Almost to the year Sir Hugh and I were walking around the Fylde on The Wyre Way. Having walked from Fleetwood to Rossall we cut across country to the River Wyre itself to complete the route on a dismal December day. Today,  a not to be missed sunny one, with temperatures struggling to reach zero I was back: parked possibly illegally in Rossall School with the intention of walking 10 miles to South Shore terminus and catching the tram back. As a get out I could catch the tram at virtually any point if I was struggling.  Once on the promenade I realised the possible foolishness of this venture, the path was an ice rink even the dogs, which were outnumbering people, were skating about. Out came the walking poles to give me some security, I was here for some easy flat walking to test my hip not to fall and break something.

The sea played little part in today’s walk:  the tide was out, the waves flat and the sombre December weather blurred the horizon. So I could concentrate on the immediate surroundings of the promenade. Inland to start was dreary housing and apartments, retirement ‘I do like to be by the sea’ places. All very forgettable. But the new Clevelys promenade is all curves and a pleasure to explore.

The lighting installations reflect a Gaudi appearance.A striking memorial installation to all the ships lost on this coast …

Clevelys, Bispham and Norbreck passed by, the clock tower and the hotel notable landmarks. The sea front hotels in this area reflect back to a golden age with names redolent of fashionable London – The Savoy. Grosvenor, Imperial etc, all dated and out of sync in the modern era.

Out of interest, but maybe of importance, all the old toilets on the promenade have been closed down and replaced with infrequent pay to enter booths. Why spend all this money on refurbishing the front to a high standard and then charge 20p to pee. The answer is privatisation of what should be a public service. I didn’t have 20p so peed on the beach. Sorry but it was very cold.

Along this stretch they were dismantling the famous illuminations. I had a behind the scenes view and could only guess at some of the displays. One of my son’s birthday is October so it was a simple matter at the time to fill the car with his mates, drive them through the lights, fish and chip supper and home.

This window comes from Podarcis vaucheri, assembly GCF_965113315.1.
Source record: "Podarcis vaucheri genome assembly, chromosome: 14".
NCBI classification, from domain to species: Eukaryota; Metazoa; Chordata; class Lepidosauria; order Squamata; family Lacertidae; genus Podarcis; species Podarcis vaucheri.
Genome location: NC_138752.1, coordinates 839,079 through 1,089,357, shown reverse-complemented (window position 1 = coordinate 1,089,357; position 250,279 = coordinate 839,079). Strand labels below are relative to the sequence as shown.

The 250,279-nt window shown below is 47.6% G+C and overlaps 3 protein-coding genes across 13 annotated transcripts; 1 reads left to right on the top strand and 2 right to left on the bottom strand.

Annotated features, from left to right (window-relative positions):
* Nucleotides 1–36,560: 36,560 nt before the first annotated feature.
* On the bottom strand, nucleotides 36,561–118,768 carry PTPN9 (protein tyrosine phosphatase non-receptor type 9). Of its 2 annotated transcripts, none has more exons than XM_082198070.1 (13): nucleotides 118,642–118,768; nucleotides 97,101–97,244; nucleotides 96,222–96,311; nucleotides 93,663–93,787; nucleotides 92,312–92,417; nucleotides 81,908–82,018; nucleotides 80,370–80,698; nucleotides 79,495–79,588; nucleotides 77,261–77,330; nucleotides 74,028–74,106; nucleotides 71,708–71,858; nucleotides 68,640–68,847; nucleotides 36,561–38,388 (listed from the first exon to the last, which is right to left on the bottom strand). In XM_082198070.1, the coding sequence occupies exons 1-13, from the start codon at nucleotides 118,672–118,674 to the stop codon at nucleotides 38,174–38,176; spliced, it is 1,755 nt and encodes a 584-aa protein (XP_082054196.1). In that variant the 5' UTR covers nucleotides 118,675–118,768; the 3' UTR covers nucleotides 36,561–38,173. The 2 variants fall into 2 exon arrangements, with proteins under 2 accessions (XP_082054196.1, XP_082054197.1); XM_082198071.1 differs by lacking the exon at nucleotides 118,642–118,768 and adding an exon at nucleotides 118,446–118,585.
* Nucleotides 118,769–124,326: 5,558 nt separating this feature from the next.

The sands stretched on and on regardless of the hinterland.

A striking sculpture recognising our emergency services…

Now Blackpool Tower and the North Pier were approaching fast. Commercialism is mainly closed down in winter but there were still some venues screaming out at the punters with promises of untold entertainment. But mainly all was drab and shuttered. The golden mile closed down!        I even had to go inland a block to find somewhere to eat, yes you have to have fish and chips when in Blackpool.

Central and South piers were closed for winter as was the Pleasure Beach and just about everything else.    Walking on the beach looked attractive but turned out to be too strenuous. The day was getting colder and the prom stretched on for miles. It was with some relief that I arrived at South Shore tram terminus and negotiated a trip back to Rossall.


ZCapture.JPG blackpool


I was a student of the ‘sixties’. Living in London, and when not enjoying drug fueled orgies, I acquired numerous strategies for free entertainment to eek out my grant of £10 per week. You didn’t get a lot of orgies on that. Cycling up to Hampstead Heath for sunny picnics, playing football in Hyde Park on Sunday mornings, free theatre tickets from the nurses home, BBC performances when they needed an audience, folk clubs enjoyed over a long solitary cup of coffee, Kew Gardens, British Museum.  You get the idea.